Irish Ambassador to speak at Aberystwyth University conference07 / 09 / 2016
Aberystwyth University conference to discuss the close historical links between Ireland and Wales and the momentous year of 1916.
A forthcoming Aberystwyth University conference featuring leading historians, as well as the Irish Ambassador to the UK, is to look at the historical and cultural links between Ireland and Wales and how a disused whiskey distillery in Meirionethshire had far reaching consequences for the Irish independence movement.
Organised by the Wales–Ireland Research Network, with the support of the Welsh Government’s First World War centenary programme Cymru’n Cofio Wales Remembers 1914 – 1918, ‘1916 in Ireland and Wales’ will focus on the momentous year of 1916 and look at the wider implications of events such as the Easter Rising in Ireland and the Battle of the Somme in the First World War and the contrasting cultural and political contexts in which they have been interpreted and memorialised in both countries.
Central to discussions on the day will be the pivotal role played by the village of Fron-goch, near Bala, following the Easter Rising of April 1916. The Rising was mounted by Irish republicans to end British rule in the country and establish an independent Irish Republic while the United Kingdom was heavily involved in the First World War. In the immediate aftermath of the failed revolt, the British Government moved 1,800 Irish prisoners to the former whiskey distillery in the village, who were now considered prisoners of war and included the future leader Michael Collins and the future Hollywood actor Arthur Shields.
The camp was soon to become known as the “University of Revolution” due to Michael Collins giving impromptu lessons in guerrilla tactics and the spreading of a revolutionary gospel among the prisoners. What took place there during 1916 helped shape the political careers of some key figures in Irish public life and the name of Fron-goch still resonates in the story of the struggle for Irish independence.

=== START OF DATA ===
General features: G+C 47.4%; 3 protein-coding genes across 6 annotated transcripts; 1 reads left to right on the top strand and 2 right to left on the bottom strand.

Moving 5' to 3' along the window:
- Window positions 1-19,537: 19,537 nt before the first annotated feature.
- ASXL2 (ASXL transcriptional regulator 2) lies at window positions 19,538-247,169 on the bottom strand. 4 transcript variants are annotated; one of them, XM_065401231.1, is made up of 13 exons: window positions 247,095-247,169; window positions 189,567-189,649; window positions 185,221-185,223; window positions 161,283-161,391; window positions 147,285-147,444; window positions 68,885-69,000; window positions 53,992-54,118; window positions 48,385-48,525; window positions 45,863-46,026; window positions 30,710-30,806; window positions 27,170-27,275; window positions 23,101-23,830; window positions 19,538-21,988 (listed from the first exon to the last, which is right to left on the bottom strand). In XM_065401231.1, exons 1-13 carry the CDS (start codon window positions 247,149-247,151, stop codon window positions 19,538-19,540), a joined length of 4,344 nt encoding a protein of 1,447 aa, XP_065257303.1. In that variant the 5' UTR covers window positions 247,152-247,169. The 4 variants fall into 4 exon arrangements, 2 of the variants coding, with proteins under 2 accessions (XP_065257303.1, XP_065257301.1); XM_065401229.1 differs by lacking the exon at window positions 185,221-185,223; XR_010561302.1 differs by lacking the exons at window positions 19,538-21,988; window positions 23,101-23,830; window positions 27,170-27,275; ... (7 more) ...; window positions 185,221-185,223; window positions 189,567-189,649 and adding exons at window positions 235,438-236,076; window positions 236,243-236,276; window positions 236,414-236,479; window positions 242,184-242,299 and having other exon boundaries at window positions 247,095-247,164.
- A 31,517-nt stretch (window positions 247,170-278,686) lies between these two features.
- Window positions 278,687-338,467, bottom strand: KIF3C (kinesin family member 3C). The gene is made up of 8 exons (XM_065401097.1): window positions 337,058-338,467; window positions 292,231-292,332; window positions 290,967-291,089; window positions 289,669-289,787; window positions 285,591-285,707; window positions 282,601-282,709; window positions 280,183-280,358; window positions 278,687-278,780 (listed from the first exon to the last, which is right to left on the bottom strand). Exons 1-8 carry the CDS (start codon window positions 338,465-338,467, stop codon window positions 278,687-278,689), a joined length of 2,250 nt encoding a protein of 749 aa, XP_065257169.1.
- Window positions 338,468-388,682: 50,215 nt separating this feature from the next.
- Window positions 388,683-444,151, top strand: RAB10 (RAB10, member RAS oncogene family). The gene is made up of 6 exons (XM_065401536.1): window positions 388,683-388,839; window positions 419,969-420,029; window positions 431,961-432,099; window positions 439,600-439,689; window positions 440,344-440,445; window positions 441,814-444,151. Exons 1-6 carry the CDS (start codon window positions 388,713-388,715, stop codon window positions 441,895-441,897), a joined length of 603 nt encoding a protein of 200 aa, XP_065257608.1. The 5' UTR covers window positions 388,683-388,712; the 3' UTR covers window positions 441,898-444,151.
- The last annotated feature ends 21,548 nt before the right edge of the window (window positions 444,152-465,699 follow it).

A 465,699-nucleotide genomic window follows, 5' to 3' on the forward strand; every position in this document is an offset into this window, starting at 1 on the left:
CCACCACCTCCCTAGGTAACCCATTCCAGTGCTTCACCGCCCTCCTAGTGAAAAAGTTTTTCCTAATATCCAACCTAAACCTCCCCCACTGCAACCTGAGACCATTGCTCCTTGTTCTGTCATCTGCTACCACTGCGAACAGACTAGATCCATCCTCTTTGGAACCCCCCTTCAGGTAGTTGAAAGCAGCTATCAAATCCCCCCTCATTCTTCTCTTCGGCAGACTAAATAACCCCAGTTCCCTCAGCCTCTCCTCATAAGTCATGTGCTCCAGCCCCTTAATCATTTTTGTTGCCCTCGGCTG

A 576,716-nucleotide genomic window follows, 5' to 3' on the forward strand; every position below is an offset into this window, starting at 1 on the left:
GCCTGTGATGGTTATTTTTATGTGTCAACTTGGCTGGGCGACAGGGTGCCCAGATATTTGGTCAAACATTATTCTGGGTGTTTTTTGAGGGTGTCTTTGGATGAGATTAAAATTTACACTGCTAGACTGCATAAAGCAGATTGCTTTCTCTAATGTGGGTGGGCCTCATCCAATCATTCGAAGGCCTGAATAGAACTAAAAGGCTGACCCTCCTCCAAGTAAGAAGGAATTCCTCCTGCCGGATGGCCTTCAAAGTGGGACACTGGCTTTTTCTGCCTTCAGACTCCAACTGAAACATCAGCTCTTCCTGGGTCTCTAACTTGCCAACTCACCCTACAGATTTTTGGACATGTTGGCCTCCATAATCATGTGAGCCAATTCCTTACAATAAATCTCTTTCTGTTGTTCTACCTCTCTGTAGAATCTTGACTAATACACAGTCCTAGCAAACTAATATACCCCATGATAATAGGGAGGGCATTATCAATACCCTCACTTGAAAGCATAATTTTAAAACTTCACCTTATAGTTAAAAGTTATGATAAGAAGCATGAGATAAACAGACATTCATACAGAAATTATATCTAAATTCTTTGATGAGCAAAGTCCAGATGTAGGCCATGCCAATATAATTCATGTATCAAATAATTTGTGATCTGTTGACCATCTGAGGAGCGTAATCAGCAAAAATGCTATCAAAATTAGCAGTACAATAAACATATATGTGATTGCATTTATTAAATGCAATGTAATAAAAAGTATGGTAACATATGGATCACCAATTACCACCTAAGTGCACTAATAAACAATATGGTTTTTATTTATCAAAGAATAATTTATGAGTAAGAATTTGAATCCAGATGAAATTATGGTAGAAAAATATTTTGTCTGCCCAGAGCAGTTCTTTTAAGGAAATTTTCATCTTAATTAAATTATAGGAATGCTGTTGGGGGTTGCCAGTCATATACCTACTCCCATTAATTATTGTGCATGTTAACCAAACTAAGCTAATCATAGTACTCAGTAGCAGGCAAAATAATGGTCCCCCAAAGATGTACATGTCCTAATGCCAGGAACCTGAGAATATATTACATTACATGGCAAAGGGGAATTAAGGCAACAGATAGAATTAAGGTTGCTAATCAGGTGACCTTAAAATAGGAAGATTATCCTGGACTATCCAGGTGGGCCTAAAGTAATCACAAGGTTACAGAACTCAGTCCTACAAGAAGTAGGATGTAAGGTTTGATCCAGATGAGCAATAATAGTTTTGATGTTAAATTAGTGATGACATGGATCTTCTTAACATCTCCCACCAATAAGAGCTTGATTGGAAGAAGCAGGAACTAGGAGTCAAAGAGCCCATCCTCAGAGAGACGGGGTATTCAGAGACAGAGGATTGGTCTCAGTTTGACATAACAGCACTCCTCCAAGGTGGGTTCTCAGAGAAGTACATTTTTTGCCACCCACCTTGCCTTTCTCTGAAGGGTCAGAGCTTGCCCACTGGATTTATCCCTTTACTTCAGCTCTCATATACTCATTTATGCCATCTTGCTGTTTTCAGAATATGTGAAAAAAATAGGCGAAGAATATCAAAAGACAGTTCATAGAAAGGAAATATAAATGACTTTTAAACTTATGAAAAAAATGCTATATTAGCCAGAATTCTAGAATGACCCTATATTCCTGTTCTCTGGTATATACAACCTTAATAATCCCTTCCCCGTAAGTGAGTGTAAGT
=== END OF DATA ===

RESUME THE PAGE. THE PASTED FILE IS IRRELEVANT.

One of the speakers at the conference, His Excellency Daniel Mulhall, Ambassador of Ireland to Great Britain, describes the significance of this experience,
“Fron-goch holds a very special place in modern Irish history, for it was there that 1,800 internees from Ireland spent a formative period in the aftermath of the Easter Rising. The time they spent at Fron-goch had a major impact on the lives of those involved and their subsequent contribution to Ireland’s struggle for independence.”
Other topics to be discussed on the day include some of the other important historical events of 1916, including the election of the first – and so far, only – Welsh Prime Minister, David Lloyd George and also the costly attack by the 38th (Welsh) Division during the first battle of the Somme at Mametz Wood, an event memorialised visually by the painter Christopher Williams and in print by the poets Robert Graves and David Jones, who both took part in the action.
Conference organiser Professor Paul O’Leary, who is a lecturer at Aberystwyth University and one of the managers of the Wales–Ireland Research Network says,
“With this year marking the centenary of the Easter Rising and the Battle of the Somme, it is an opportune moment to explore the close cultural and political ties that Welsh people share with our Irish counterparts and how the events of 1916 have had a profound impact on our recent history right up to the present day. I’m extremely grateful to all who have agreed to take part, and for the support we’ve received from Cymru’n Cofio Wales Remembers 1914 – 1918 and the Welsh Government, for making possible what I’m sure will prove to be a very interesting and lively discussion.”
The conference is being held at Aberystwyth University’s Penglais Campus on Wednesday 14 September. Attendance is free but advance booking is essential and the full programme, along with further information on how to register can be found at https://aberhistorystudent.wordpress.com/2016/08/22/1916-in-ireland-and-wales/.